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The Naked Church – Chapter Sixteen
The Naked Church – Chapter – 16. The New Testament Community
In him you too are being built together to become a dwelling
in which God lives by his Spirit.
The Naked Church – Chapter Sixteen – Recapturing the personal aspect of Jesus’ ministry will not be easy in an age that regards a computer-addressed form letter to be a personal touch.
“I love each of you so much,” the pastor says with a smile to the Sunday morning crowd, and we’ve come to believe him even though he doesn’t know our name or one detail about our lives. Before we’ve even left our seats he has slipped out the building by the back door and is already on his way home.
The Naked Church – Chapter Sixteen – We’re so used to mass-produced ministry that we actually think it can carry the same love and compassion to 10,000 people at once that Jesus took individually to the Samaritan woman at the well, to Simon Peter in his boat, or to Nicodemus with his questions. It cannot. Large-group ministry can be valuable to encourage, instruct, and challenge people, but it alone will not transform them.
How do we expect people to learn about life in Christ without a hand to hold and someone to ask questions of who will love them through their deepest doubts, disappointments and dreams? The reason so many believers live unfulfilled in their relationship with God is not because they don’t know what he wants of them, but because no one has taken to time to show them how to get there.
How many people do you know who live in the frustration of unconquered sin, a suffering loved one, or the inability to walk in the peace or joy they know Christ offers? How many more mask their feelings well enough so you’ll never know? They either blame themselves and are swallowed up in guilt or else they blame God, thinking him unfair. All they really needed was someone to take the time to make the life of Jesus real for them. Jesus demonstrated the fact that practical change comes out of personal contact. Though he preached to crowds on occasion, his ministry demonstrated its greatest effectiveness in one-on-one and small-group encounters. Here people could be treated as individuals and lives could be shaped in the reality of their own questions and needs.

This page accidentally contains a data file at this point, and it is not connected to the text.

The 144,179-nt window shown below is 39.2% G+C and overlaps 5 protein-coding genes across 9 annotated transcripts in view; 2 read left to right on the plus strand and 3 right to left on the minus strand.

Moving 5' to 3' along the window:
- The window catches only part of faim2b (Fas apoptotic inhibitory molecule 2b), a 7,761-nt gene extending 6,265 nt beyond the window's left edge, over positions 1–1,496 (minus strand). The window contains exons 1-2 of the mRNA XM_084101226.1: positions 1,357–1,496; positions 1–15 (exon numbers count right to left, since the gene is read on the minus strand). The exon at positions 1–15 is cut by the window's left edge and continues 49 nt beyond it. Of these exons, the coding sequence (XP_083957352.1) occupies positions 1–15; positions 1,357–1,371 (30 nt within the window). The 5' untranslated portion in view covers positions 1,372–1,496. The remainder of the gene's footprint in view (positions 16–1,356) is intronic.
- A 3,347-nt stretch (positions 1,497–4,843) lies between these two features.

“There’s no way the church can take the time to touch people that personally” is the oft-heard excuse. And it’s a true one, too, if we’re talking of structures, programs, and leadership doing all the personal ministry. The Word, however, challenges us to a church life where everyone is involved, giving and receiving from one another as friends and partners in the gospel. Only through this kind of community will the church recapture the personal touch essential to help people grow in intimacy with God and to demonstrate his love to the world.
The Naked Church – Chapter Sixteen – That’s what inspired David Watson, who continually called the church back to her first-century roots:
[Jesus] called the Twelve to share their lives, with him and with each other. They were to live every day in a rich and diverse fellowship, losing independence, learning interdependence, gaining from each other new riches and strength. They were to share everything—joys, sorrows, pains and possessions—to become the community of Christ the King.
The infections love of God in their hearts demonstrated itself in their relationships to each other. Ministry happened not through programs or professionals, but through their involvement with each other. The “one anothering” passages of the New Testament describe the kind of life the Father has called us to share with other believers.
They were God’s family and regarded each other as true brothers and sisters that would stick with each other through need and abundance, would bear each other’s burdens and would forgive each other’s weaknesses and failures. They learned to walk together, encouraging each other to grow in their ability to trust God’s love.
This is church life: God-centered, honest, nonmanipulative relationships with other followers of his. This is how Jesus taught his disciples to live and provided the foundation for the New Testament community. Eugene Peterson in his work, The Wisdom of Each Other: A Conversation Between Spiritual Friends, speaks of the importance of this dialogue for spiritual growth:
But when Jesus designated his disciples ‘friends’ (John 15:15) in that last extended conversation he had with them, he introduced a term that encouraged the continuing of the conversation. ‘Friend’ sets us in a nonhierarchical, open, informal, spontaneous company of Jesus-friends, who verbally develop relationships of responsibility and intimacy by means of conversation.”
How can this life be institutionalized and survive? It cannot. We participate in it only by the ongoing relationships we allow ourselves to participate in with other believers. This is his community, and the only way to maintain God’s personal touch in the lives of others.
The Challenge of Community